Rawls' famously suggests that persons are free and equal by virtue of their having two 'moral powers'. The first is a sense of justice, understand as:
...the capacity to understand, to apply, and to act from the public conception of justice which characterises the fair terms of social cooperation....a sense of justice also expresses a willingness, if not the desire, to act in relation to others on terms that they also can publicly endorse
Essentially this limits our desire for instituting systems which infringe upon each others liberty...i.e. by allowing power to be concentrated in the hands of a few, or instituting discriminatory practices which leave the worst-off in states of abject poverty for the greater glory of the majority.
The second moral power, is the cacpity to have a conception of the good, or:
...the capacity to form, to revise, and to rationally pursue a conception of one's rational advantage or good.
Essentially we can understand how we form these conceptions as the perennial question, commonly asked of young men on the open steppes: "What is best in life?"
In view of Conan's musings, what are we to say about his fitness as an equal and free person, and the tenability of Rawls' political liberalism (on the open steppes, or elsewhere)? Certainly Conan has a conception of the good: crushing enemies, seeing them driven before you, and hearing the lamentations of their women. Tick for Conan.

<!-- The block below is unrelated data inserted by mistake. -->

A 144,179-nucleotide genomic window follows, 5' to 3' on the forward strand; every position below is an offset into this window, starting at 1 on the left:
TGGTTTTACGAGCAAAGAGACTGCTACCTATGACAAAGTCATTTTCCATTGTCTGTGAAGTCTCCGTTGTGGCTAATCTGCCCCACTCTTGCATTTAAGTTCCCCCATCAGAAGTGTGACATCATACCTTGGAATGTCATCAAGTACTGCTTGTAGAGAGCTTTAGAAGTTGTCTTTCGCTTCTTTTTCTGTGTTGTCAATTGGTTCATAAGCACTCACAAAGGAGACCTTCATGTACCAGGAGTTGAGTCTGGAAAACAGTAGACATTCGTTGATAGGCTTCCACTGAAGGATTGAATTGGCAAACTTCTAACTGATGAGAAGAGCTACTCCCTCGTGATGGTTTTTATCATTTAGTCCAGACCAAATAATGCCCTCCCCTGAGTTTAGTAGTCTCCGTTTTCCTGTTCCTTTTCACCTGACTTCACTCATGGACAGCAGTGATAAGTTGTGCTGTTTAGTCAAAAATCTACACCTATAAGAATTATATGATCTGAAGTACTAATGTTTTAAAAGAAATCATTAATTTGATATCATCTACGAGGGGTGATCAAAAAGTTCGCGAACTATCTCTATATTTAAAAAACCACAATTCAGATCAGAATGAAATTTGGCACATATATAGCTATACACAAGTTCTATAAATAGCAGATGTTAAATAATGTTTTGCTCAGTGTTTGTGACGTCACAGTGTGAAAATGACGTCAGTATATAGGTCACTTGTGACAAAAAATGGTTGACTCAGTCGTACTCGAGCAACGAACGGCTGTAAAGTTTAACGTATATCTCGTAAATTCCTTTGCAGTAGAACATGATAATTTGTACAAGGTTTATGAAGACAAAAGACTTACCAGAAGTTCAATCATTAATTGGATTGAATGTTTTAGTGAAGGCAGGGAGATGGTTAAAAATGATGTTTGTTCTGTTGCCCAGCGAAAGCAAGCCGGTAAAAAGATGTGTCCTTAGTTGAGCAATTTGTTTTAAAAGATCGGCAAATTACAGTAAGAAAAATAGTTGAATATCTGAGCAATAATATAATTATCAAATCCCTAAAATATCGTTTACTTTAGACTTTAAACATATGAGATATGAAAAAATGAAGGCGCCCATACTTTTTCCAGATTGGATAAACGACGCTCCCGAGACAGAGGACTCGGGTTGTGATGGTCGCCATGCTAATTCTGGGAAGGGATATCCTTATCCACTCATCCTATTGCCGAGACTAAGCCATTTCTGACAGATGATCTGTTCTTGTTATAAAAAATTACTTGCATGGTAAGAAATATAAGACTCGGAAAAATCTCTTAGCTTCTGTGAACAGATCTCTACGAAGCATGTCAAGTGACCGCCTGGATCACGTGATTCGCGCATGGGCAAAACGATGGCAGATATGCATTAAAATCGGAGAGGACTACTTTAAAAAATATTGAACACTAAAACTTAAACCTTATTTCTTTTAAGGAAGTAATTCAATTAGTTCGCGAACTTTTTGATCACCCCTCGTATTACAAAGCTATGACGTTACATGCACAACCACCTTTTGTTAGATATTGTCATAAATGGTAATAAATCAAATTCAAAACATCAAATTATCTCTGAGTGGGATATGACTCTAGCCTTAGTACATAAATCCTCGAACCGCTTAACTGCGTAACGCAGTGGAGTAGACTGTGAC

But would Conan publicly endorse his concept of the good as being reasonable? Obviosuly he thinks it is perfectly reasonable from his current position in the social order (sitting on that lovely throne of his). It is debatable, however, whether he would be as keen for slaughter if he didn't know what his position in the social order would be and whether his conception of the good would include the pleasures of pillage. But he might...indeed much like feudal systems of yore, the worst-off in 'Barbarian' society might be strongly resigned to the divine justice of a might-makes-right philosophy. The justice of death at the hands of Conan might be reasonable and rational...but probably not.
In any case, Conan the Barbarian shouldn't be acting as our representative when formulating the social order - atleast if we want Rawls's version of it. In fact putting Conan in a position of any political power would be an act of collective madness. Only a society so enamoured with the reflected glow of the powerful that it wishes for and actively encourages the accumulation of power and wealth in the hands of a small minority would conceive of such a scheme....